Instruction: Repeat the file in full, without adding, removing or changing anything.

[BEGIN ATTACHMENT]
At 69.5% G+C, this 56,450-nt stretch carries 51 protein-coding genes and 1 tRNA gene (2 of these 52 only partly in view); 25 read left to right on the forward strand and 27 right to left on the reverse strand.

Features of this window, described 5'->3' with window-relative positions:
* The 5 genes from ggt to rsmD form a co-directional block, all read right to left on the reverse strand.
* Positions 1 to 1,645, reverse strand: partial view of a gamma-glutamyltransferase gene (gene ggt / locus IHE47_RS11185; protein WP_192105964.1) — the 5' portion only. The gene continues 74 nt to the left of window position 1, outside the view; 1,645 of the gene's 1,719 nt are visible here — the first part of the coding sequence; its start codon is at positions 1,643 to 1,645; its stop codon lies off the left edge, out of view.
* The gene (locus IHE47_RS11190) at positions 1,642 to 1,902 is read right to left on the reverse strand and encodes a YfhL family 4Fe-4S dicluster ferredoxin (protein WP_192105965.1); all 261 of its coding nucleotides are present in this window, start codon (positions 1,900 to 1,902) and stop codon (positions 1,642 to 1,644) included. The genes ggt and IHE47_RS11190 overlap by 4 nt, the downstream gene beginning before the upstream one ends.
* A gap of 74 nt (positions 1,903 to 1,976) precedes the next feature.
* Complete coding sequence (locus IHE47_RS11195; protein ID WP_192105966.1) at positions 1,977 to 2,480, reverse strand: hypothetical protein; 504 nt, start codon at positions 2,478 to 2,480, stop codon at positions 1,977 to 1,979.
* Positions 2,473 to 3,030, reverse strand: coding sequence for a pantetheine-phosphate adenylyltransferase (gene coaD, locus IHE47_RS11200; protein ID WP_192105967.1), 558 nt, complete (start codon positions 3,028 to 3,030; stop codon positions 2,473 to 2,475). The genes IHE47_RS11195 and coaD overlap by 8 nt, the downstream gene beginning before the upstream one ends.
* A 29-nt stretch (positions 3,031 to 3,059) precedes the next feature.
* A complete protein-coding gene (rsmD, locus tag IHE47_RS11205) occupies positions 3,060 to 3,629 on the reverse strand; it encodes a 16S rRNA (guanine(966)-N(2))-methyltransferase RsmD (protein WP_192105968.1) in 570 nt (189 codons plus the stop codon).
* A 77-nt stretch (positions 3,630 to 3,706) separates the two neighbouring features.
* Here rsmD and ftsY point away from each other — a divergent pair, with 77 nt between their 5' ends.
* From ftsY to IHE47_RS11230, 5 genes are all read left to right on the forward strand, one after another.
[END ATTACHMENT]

At 69.5% G+C, this 56,450-nt stretch carries 51 protein-coding genes and 1 tRNA gene (2 of these 52 only partly in view); 25 read left to right on the forward strand and 27 right to left on the reverse strand.

Features of this window, described 5'->3' with window-relative positions:
* The 5 genes from ggt to rsmD form a co-directional block, all read right to left on the reverse strand.
* Positions 1 to 1,645, reverse strand: partial view of a gamma-glutamyltransferase gene (gene ggt / locus IHE47_RS11185; protein WP_192105964.1) — the 5' portion only. The gene continues 74 nt to the left of window position 1, outside the view; 1,645 of the gene's 1,719 nt are visible here — the first part of the coding sequence; its start codon is at positions 1,643 to 1,645; its stop codon lies off the left edge, out of view.
* The gene (locus IHE47_RS11190) at positions 1,642 to 1,902 is read right to left on the reverse strand and encodes a YfhL family 4Fe-4S dicluster ferredoxin (protein WP_192105965.1); all 261 of its coding nucleotides are present in this window, start codon (positions 1,900 to 1,902) and stop codon (positions 1,642 to 1,644) included. The genes ggt and IHE47_RS11190 overlap by 4 nt, the downstream gene beginning before the upstream one ends.
* A gap of 74 nt (positions 1,903 to 1,976) precedes the next feature.
* Complete coding sequence (locus IHE47_RS11195; protein ID WP_192105966.1) at positions 1,977 to 2,480, reverse strand: hypothetical protein; 504 nt, start codon at positions 2,478 to 2,480, stop codon at positions 1,977 to 1,979.
* Positions 2,473 to 3,030, reverse strand: coding sequence for a pantetheine-phosphate adenylyltransferase (gene coaD, locus IHE47_RS11200; protein ID WP_192105967.1), 558 nt, complete (start codon positions 3,028 to 3,030; stop codon positions 2,473 to 2,475). The genes IHE47_RS11195 and coaD overlap by 8 nt, the downstream gene beginning before the upstream one ends.
* A 29-nt stretch (positions 3,031 to 3,059) precedes the next feature.
* A complete protein-coding gene (rsmD, locus tag IHE47_RS11205) occupies positions 3,060 to 3,629 on the reverse strand; it encodes a 16S rRNA (guanine(966)-N(2))-methyltransferase RsmD (protein WP_192105968.1) in 570 nt (189 codons plus the stop codon).
* A 77-nt stretch (positions 3,630 to 3,706) separates the two neighbouring features.
* Here rsmD and ftsY point away from each other — a divergent pair, with 77 nt between their 5' ends.
* From ftsY to IHE47_RS11230, 5 genes are all read left to right on the forward strand, one after another.